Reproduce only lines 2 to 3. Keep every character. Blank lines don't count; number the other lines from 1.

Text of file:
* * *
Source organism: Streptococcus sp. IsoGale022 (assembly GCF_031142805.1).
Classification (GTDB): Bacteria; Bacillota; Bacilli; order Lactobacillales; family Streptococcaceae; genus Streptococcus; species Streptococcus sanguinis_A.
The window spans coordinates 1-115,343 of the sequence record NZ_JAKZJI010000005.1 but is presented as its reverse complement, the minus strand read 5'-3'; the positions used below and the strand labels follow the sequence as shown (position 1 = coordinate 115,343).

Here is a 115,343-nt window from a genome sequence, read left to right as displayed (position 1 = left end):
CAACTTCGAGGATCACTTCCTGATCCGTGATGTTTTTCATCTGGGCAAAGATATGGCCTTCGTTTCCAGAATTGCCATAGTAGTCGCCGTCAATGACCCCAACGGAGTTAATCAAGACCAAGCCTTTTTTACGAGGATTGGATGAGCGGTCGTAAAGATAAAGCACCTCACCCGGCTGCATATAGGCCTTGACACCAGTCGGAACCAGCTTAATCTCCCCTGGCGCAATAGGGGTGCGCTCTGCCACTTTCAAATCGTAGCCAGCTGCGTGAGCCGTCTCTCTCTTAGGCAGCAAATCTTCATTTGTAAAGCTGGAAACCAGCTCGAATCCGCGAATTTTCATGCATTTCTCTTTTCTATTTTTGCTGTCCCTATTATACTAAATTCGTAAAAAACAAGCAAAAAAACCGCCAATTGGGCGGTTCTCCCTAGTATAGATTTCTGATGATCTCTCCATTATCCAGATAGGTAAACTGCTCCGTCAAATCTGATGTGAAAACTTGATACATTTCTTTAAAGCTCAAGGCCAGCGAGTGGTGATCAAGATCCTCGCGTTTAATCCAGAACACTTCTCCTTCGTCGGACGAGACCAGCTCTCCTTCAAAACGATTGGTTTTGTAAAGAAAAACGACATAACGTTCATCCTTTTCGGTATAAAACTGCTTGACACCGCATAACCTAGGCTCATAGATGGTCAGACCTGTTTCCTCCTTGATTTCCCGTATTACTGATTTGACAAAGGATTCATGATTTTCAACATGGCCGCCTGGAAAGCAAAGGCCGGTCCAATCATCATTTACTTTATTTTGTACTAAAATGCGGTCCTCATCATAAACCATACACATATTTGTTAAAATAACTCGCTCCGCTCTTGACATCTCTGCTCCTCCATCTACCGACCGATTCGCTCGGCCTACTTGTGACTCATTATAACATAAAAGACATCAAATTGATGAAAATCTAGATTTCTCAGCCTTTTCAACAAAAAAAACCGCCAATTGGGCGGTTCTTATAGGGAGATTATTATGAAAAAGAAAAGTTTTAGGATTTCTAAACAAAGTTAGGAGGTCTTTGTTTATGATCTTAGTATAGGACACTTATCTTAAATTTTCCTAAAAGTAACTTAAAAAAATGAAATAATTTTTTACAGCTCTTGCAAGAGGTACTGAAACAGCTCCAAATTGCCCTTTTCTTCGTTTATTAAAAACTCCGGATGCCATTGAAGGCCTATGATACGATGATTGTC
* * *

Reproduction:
Classification (GTDB): Bacteria; Bacillota; Bacilli; order Lactobacillales; family Streptococcaceae; genus Streptococcus; species Streptococcus sanguinis_A.
The window spans coordinates 1-115,343 of the sequence record NZ_JAKZJI010000005.1 but is presented as its reverse complement, the minus strand read 5'-3'; the positions used below and the strand labels follow the sequence as shown (position 1 = coordinate 115,343).